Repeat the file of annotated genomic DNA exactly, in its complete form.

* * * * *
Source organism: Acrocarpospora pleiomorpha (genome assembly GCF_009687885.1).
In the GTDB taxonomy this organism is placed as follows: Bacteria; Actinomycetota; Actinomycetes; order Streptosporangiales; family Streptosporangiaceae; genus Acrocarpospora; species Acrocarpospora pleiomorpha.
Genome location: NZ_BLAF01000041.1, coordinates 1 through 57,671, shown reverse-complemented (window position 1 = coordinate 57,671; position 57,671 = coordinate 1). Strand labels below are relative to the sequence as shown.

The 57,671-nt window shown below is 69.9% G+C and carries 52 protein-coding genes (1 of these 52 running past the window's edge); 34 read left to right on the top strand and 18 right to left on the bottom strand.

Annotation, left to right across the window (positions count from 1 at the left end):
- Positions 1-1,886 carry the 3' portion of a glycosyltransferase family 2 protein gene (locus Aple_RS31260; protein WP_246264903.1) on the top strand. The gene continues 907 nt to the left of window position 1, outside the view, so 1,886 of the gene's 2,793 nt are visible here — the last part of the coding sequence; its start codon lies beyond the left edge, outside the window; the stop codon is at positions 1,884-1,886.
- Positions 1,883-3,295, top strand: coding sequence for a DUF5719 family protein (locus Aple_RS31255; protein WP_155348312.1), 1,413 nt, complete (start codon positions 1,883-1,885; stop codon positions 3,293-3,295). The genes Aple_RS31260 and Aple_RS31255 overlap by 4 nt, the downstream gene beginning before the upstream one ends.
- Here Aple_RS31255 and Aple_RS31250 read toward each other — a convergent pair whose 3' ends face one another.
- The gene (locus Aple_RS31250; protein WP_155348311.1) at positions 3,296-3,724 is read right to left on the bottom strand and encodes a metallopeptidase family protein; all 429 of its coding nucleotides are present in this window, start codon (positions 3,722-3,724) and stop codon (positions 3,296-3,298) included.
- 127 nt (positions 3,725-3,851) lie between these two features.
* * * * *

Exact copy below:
Source organism: Acrocarpospora pleiomorpha (genome assembly GCF_009687885.1).
In the GTDB taxonomy this organism is placed as follows: Bacteria; Actinomycetota; Actinomycetes; order Streptosporangiales; family Streptosporangiaceae; genus Acrocarpospora; species Acrocarpospora pleiomorpha.
Genome location: NZ_BLAF01000041.1, coordinates 1 through 57,671, shown reverse-complemented (window position 1 = coordinate 57,671; position 57,671 = coordinate 1). Strand labels below are relative to the sequence as shown.

The 57,671-nt window shown below is 69.9% G+C and carries 52 protein-coding genes (1 of these 52 running past the window's edge); 34 read left to right on the top strand and 18 right to left on the bottom strand.

Annotation, left to right across the window (positions count from 1 at the left end):
- Positions 1-1,886 carry the 3' portion of a glycosyltransferase family 2 protein gene (locus Aple_RS31260; protein WP_246264903.1) on the top strand. The gene continues 907 nt to the left of window position 1, outside the view, so 1,886 of the gene's 2,793 nt are visible here — the last part of the coding sequence; its start codon lies beyond the left edge, outside the window; the stop codon is at positions 1,884-1,886.
- Positions 1,883-3,295, top strand: coding sequence for a DUF5719 family protein (locus Aple_RS31255; protein WP_155348312.1), 1,413 nt, complete (start codon positions 1,883-1,885; stop codon positions 3,293-3,295). The genes Aple_RS31260 and Aple_RS31255 overlap by 4 nt, the downstream gene beginning before the upstream one ends.
- Here Aple_RS31255 and Aple_RS31250 read toward each other — a convergent pair whose 3' ends face one another.
- The gene (locus Aple_RS31250; protein WP_155348311.1) at positions 3,296-3,724 is read right to left on the bottom strand and encodes a metallopeptidase family protein; all 429 of its coding nucleotides are present in this window, start codon (positions 3,722-3,724) and stop codon (positions 3,296-3,298) included.
- 127 nt (positions 3,725-3,851) lie between these two features.